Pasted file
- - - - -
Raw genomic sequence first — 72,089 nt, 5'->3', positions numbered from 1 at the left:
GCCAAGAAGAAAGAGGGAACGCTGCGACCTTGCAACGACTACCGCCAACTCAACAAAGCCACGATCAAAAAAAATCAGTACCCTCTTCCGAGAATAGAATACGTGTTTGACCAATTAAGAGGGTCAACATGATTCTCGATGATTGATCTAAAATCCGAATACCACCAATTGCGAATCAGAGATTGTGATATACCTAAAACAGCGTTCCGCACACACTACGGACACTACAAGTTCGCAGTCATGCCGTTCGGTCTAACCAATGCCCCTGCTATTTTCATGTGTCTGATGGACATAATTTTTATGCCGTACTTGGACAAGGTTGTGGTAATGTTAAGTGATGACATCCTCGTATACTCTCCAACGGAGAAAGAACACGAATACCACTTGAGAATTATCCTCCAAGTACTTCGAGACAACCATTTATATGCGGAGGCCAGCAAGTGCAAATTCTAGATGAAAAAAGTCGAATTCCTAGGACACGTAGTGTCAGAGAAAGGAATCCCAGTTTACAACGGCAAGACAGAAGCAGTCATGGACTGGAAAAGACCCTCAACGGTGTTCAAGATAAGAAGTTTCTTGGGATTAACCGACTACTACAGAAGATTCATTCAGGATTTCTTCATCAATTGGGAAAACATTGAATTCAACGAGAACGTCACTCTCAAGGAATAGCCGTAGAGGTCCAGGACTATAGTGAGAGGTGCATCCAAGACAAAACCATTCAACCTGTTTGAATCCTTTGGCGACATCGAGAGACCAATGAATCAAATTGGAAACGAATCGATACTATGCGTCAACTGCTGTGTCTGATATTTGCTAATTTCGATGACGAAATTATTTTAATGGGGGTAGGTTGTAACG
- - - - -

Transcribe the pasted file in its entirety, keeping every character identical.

Raw genomic sequence first — 72,089 nt, 5'->3', positions numbered from 1 at the left:
GCCAAGAAGAAAGAGGGAACGCTGCGACCTTGCAACGACTACCGCCAACTCAACAAAGCCACGATCAAAAAAAATCAGTACCCTCTTCCGAGAATAGAATACGTGTTTGACCAATTAAGAGGGTCAACATGATTCTCGATGATTGATCTAAAATCCGAATACCACCAATTGCGAATCAGAGATTGTGATATACCTAAAACAGCGTTCCGCACACACTACGGACACTACAAGTTCGCAGTCATGCCGTTCGGTCTAACCAATGCCCCTGCTATTTTCATGTGTCTGATGGACATAATTTTTATGCCGTACTTGGACAAGGTTGTGGTAATGTTAAGTGATGACATCCTCGTATACTCTCCAACGGAGAAAGAACACGAATACCACTTGAGAATTATCCTCCAAGTACTTCGAGACAACCATTTATATGCGGAGGCCAGCAAGTGCAAATTCTAGATGAAAAAAGTCGAATTCCTAGGACACGTAGTGTCAGAGAAAGGAATCCCAGTTTACAACGGCAAGACAGAAGCAGTCATGGACTGGAAAAGACCCTCAACGGTGTTCAAGATAAGAAGTTTCTTGGGATTAACCGACTACTACAGAAGATTCATTCAGGATTTCTTCATCAATTGGGAAAACATTGAATTCAACGAGAACGTCACTCTCAAGGAATAGCCGTAGAGGTCCAGGACTATAGTGAGAGGTGCATCCAAGACAAAACCATTCAACCTGTTTGAATCCTTTGGCGACATCGAGAGACCAATGAATCAAATTGGAAACGAATCGATACTATGCGTCAACTGCTGTGTCTGATATTTGCTAATTTCGATGACGAAATTATTTTAATGGGGGTAGGTTGTAACG